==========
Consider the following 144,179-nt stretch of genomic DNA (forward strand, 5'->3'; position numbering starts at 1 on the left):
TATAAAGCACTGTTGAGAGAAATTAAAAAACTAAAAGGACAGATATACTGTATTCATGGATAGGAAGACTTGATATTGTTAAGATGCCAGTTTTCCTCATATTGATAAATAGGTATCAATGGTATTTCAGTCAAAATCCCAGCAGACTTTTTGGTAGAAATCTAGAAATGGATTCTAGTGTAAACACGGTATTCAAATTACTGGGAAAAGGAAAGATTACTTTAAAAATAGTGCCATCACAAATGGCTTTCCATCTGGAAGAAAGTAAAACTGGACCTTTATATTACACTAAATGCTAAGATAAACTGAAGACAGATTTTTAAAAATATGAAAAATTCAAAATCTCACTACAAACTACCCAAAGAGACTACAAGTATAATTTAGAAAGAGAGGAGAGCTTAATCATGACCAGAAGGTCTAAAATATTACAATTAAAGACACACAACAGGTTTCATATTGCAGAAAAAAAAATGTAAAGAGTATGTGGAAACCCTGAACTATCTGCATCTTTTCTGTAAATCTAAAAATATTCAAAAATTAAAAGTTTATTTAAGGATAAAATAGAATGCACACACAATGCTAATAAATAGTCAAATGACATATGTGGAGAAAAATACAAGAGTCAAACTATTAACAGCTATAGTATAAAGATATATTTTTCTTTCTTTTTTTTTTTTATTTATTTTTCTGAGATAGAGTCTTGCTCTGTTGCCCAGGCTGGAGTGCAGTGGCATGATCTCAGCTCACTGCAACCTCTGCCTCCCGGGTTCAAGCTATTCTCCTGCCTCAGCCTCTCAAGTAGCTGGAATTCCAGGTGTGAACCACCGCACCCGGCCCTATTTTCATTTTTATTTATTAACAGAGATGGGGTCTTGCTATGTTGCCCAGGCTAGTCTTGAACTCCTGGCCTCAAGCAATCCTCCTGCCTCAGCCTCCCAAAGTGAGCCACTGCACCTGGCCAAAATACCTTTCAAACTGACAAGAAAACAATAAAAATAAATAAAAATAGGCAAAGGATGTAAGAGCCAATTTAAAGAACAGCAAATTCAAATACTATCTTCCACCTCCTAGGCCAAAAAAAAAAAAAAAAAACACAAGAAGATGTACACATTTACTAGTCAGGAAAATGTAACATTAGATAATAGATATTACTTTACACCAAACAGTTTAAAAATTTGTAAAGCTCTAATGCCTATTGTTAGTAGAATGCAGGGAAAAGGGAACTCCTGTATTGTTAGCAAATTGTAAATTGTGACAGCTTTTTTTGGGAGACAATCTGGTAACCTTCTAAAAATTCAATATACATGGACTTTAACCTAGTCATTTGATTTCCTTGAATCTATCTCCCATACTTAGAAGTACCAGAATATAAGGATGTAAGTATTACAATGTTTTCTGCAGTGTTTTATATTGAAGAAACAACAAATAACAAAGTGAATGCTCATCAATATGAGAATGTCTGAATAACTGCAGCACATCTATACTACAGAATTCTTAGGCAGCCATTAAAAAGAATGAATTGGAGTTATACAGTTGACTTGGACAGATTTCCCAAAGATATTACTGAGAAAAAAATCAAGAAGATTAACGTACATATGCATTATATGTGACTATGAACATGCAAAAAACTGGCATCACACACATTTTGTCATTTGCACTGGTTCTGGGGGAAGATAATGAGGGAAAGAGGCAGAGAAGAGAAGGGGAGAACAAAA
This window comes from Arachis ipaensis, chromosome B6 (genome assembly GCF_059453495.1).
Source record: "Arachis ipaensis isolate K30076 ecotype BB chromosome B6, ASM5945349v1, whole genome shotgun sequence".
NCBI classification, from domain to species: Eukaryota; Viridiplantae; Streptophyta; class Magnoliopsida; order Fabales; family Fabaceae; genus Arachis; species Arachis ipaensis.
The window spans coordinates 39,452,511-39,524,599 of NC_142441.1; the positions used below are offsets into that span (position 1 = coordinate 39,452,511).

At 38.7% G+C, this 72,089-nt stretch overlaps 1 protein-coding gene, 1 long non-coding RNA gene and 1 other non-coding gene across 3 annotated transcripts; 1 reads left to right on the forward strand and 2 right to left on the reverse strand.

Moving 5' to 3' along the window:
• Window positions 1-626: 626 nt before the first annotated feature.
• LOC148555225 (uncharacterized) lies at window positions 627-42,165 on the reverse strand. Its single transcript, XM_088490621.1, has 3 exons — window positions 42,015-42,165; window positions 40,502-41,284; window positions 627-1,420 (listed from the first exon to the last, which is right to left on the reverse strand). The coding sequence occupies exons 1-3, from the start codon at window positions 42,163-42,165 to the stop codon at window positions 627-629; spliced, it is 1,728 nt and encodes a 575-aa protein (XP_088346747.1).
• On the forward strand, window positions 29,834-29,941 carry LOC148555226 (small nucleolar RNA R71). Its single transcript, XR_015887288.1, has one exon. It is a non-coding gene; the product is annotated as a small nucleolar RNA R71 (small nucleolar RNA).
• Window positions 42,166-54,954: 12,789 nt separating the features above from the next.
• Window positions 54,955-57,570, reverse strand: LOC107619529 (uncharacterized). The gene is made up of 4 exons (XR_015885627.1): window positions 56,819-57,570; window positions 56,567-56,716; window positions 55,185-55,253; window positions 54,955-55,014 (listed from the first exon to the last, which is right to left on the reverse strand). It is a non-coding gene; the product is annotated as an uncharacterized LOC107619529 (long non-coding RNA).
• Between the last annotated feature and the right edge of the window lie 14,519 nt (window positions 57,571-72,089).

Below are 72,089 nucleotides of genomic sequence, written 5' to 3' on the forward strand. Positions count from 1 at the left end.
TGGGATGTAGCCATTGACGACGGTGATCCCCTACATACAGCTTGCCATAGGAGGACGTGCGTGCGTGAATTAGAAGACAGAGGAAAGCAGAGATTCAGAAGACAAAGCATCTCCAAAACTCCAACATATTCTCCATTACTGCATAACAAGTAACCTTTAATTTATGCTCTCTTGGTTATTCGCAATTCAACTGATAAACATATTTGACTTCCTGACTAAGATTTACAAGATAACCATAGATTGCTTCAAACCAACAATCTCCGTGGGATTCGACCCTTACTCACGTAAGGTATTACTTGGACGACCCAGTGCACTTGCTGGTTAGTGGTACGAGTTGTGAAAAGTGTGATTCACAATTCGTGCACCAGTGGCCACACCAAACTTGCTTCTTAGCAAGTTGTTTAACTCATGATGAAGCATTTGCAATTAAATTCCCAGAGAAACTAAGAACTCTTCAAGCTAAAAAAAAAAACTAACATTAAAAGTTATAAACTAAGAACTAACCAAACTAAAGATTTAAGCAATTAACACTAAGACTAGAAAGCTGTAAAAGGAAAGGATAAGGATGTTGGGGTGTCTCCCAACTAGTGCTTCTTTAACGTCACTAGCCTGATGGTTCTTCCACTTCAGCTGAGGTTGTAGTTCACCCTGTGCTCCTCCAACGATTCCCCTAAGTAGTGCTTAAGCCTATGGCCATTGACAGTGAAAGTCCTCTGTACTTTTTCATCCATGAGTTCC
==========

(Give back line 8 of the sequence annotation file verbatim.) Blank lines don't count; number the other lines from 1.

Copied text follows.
Moving 5' to 3' along the window: